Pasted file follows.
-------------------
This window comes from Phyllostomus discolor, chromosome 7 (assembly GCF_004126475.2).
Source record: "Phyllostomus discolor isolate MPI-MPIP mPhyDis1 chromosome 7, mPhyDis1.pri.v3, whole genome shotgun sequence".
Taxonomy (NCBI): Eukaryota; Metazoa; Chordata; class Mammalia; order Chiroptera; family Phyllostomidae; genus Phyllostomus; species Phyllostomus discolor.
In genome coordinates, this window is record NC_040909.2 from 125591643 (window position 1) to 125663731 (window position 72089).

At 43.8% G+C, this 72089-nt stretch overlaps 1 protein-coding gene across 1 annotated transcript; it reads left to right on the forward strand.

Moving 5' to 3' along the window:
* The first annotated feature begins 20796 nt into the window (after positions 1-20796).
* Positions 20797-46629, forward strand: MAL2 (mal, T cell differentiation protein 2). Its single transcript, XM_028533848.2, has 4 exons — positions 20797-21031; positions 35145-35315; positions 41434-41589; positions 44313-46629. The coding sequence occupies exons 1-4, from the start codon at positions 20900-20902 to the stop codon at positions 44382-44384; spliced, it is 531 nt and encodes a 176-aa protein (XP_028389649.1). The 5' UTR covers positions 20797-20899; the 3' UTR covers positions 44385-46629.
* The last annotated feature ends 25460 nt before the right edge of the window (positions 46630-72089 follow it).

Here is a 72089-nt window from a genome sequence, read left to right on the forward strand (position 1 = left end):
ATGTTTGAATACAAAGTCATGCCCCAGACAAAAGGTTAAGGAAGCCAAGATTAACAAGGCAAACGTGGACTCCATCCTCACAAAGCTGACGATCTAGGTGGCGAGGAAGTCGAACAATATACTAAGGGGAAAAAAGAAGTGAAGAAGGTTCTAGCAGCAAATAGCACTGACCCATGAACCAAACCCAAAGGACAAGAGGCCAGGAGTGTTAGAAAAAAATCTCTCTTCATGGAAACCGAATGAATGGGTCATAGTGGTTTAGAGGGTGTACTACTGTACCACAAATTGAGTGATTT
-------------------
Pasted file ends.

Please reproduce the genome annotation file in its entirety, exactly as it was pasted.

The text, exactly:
This window comes from Phyllostomus discolor, chromosome 7 (assembly GCF_004126475.2).
Source record: "Phyllostomus discolor isolate MPI-MPIP mPhyDis1 chromosome 7, mPhyDis1.pri.v3, whole genome shotgun sequence".
Taxonomy (NCBI): Eukaryota; Metazoa; Chordata; class Mammalia; order Chiroptera; family Phyllostomidae; genus Phyllostomus; species Phyllostomus discolor.
In genome coordinates, this window is record NC_040909.2 from 125591643 (window position 1) to 125663731 (window position 72089).

At 43.8% G+C, this 72089-nt stretch overlaps 1 protein-coding gene across 1 annotated transcript; it reads left to right on the forward strand.

Moving 5' to 3' along the window:
* The first annotated feature begins 20796 nt into the window (after positions 1-20796).
* Positions 20797-46629, forward strand: MAL2 (mal, T cell differentiation protein 2). Its single transcript, XM_028533848.2, has 4 exons — positions 20797-21031; positions 35145-35315; positions 41434-41589; positions 44313-46629. The coding sequence occupies exons 1-4, from the start codon at positions 20900-20902 to the stop codon at positions 44382-44384; spliced, it is 531 nt and encodes a 176-aa protein (XP_028389649.1). The 5' UTR covers positions 20797-20899; the 3' UTR covers positions 44385-46629.
* The last annotated feature ends 25460 nt before the right edge of the window (positions 46630-72089 follow it).

Here is a 72089-nt window from a genome sequence, read left to right on the forward strand (position 1 = left end):
ATGTTTGAATACAAAGTCATGCCCCAGACAAAAGGTTAAGGAAGCCAAGATTAACAAGGCAAACGTGGACTCCATCCTCACAAAGCTGACGATCTAGGTGGCGAGGAAGTCGAACAATATACTAAGGGGAAAAAAGAAGTGAAGAAGGTTCTAGCAGCAAATAGCACTGACCCATGAACCAAACCCAAAGGACAAGAGGCCAGGAGTGTTAGAAAAAAATCTCTCTTCATGGAAACCGAATGAATGGGTCATAGTGGTTTAGAGGGTGTACTACTGTACCACAAATTGAGTGATTT